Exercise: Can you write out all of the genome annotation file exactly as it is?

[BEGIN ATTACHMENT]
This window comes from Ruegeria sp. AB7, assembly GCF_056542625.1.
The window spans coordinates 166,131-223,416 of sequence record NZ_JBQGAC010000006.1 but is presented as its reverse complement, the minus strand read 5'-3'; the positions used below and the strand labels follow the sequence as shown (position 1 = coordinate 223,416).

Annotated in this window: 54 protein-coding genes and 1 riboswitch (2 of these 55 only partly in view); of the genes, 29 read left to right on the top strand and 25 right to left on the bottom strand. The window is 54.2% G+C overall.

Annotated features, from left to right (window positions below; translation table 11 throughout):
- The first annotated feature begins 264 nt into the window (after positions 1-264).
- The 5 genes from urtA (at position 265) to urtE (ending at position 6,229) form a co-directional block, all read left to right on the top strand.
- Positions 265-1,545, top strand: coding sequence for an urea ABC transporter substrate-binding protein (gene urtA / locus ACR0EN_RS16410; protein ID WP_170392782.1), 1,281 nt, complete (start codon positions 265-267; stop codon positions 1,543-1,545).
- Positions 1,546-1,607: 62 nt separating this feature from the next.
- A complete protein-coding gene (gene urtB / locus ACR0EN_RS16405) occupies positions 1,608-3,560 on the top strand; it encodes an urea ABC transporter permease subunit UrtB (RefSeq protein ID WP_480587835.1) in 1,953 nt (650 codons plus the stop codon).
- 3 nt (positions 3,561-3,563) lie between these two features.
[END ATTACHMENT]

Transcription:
This window comes from Ruegeria sp. AB7, assembly GCF_056542625.1.
The window spans coordinates 166,131-223,416 of sequence record NZ_JBQGAC010000006.1 but is presented as its reverse complement, the minus strand read 5'-3'; the positions used below and the strand labels follow the sequence as shown (position 1 = coordinate 223,416).

Annotated in this window: 54 protein-coding genes and 1 riboswitch (2 of these 55 only partly in view); of the genes, 29 read left to right on the top strand and 25 right to left on the bottom strand. The window is 54.2% G+C overall.

Annotated features, from left to right (window positions below; translation table 11 throughout):
- The first annotated feature begins 264 nt into the window (after positions 1-264).
- The 5 genes from urtA (at position 265) to urtE (ending at position 6,229) form a co-directional block, all read left to right on the top strand.
- Positions 265-1,545, top strand: coding sequence for an urea ABC transporter substrate-binding protein (gene urtA / locus ACR0EN_RS16410; protein ID WP_170392782.1), 1,281 nt, complete (start codon positions 265-267; stop codon positions 1,543-1,545).
- Positions 1,546-1,607: 62 nt separating this feature from the next.
- A complete protein-coding gene (gene urtB / locus ACR0EN_RS16405) occupies positions 1,608-3,560 on the top strand; it encodes an urea ABC transporter permease subunit UrtB (RefSeq protein ID WP_480587835.1) in 1,953 nt (650 codons plus the stop codon).
- 3 nt (positions 3,561-3,563) lie between these two features.